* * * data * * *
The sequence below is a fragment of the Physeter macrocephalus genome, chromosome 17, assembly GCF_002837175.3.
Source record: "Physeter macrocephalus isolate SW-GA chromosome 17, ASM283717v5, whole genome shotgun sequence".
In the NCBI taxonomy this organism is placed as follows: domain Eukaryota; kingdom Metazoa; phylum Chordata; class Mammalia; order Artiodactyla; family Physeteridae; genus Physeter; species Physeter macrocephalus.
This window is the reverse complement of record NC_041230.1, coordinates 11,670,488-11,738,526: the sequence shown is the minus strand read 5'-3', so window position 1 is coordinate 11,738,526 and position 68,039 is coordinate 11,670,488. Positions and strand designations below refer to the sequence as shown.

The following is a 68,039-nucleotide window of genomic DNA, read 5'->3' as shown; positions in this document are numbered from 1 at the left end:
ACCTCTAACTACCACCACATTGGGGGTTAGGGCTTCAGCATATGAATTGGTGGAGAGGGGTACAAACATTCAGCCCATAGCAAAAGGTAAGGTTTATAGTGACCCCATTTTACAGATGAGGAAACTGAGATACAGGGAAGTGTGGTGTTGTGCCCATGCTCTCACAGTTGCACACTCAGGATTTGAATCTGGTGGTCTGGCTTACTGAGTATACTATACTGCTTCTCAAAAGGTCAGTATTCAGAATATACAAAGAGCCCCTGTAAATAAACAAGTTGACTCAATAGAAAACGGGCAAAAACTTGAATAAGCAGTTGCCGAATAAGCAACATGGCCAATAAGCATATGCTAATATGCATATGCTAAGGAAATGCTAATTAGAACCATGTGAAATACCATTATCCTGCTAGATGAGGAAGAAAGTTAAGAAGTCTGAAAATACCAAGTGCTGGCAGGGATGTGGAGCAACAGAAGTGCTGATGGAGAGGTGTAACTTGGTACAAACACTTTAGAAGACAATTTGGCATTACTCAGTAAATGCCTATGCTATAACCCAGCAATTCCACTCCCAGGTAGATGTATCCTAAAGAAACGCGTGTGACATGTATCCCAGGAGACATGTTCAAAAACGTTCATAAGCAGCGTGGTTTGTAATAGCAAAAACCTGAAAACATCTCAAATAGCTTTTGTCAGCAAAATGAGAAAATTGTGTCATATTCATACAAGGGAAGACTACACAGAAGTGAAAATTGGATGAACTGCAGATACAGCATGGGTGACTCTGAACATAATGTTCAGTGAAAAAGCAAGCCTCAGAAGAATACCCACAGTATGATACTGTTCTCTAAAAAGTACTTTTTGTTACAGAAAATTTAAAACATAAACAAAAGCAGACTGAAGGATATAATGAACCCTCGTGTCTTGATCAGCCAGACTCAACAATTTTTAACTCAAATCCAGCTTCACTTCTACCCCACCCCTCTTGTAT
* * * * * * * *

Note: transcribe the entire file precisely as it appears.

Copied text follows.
The sequence below is a fragment of the Physeter macrocephalus genome, chromosome 17, assembly GCF_002837175.3.
Source record: "Physeter macrocephalus isolate SW-GA chromosome 17, ASM283717v5, whole genome shotgun sequence".
In the NCBI taxonomy this organism is placed as follows: domain Eukaryota; kingdom Metazoa; phylum Chordata; class Mammalia; order Artiodactyla; family Physeteridae; genus Physeter; species Physeter macrocephalus.
This window is the reverse complement of record NC_041230.1, coordinates 11,670,488-11,738,526: the sequence shown is the minus strand read 5'-3', so window position 1 is coordinate 11,738,526 and position 68,039 is coordinate 11,670,488. Positions and strand designations below refer to the sequence as shown.

The following is a 68,039-nucleotide window of genomic DNA, read 5'->3' as shown; positions in this document are numbered from 1 at the left end:
ACCTCTAACTACCACCACATTGGGGGTTAGGGCTTCAGCATATGAATTGGTGGAGAGGGGTACAAACATTCAGCCCATAGCAAAAGGTAAGGTTTATAGTGACCCCATTTTACAGATGAGGAAACTGAGATACAGGGAAGTGTGGTGTTGTGCCCATGCTCTCACAGTTGCACACTCAGGATTTGAATCTGGTGGTCTGGCTTACTGAGTATACTATACTGCTTCTCAAAAGGTCAGTATTCAGAATATACAAAGAGCCCCTGTAAATAAACAAGTTGACTCAATAGAAAACGGGCAAAAACTTGAATAAGCAGTTGCCGAATAAGCAACATGGCCAATAAGCATATGCTAATATGCATATGCTAAGGAAATGCTAATTAGAACCATGTGAAATACCATTATCCTGCTAGATGAGGAAGAAAGTTAAGAAGTCTGAAAATACCAAGTGCTGGCAGGGATGTGGAGCAACAGAAGTGCTGATGGAGAGGTGTAACTTGGTACAAACACTTTAGAAGACAATTTGGCATTACTCAGTAAATGCCTATGCTATAACCCAGCAATTCCACTCCCAGGTAGATGTATCCTAAAGAAACGCGTGTGACATGTATCCCAGGAGACATGTTCAAAAACGTTCATAAGCAGCGTGGTTTGTAATAGCAAAAACCTGAAAACATCTCAAATAGCTTTTGTCAGCAAAATGAGAAAATTGTGTCATATTCATACAAGGGAAGACTACACAGAAGTGAAAATTGGATGAACTGCAGATACAGCATGGGTGACTCTGAACATAATGTTCAGTGAAAAAGCAAGCCTCAGAAGAATACCCACAGTATGATACTGTTCTCTAAAAAGTACTTTTTGTTACAGAAAATTTAAAACATAAACAAAAGCAGACTGAAGGATATAATGAACCCTCGTGTCTTGATCAGCCAGACTCAACAATTTTTAACTCAAATCCAGCTTCACTTCTACCCCACCCCTCTTGTAT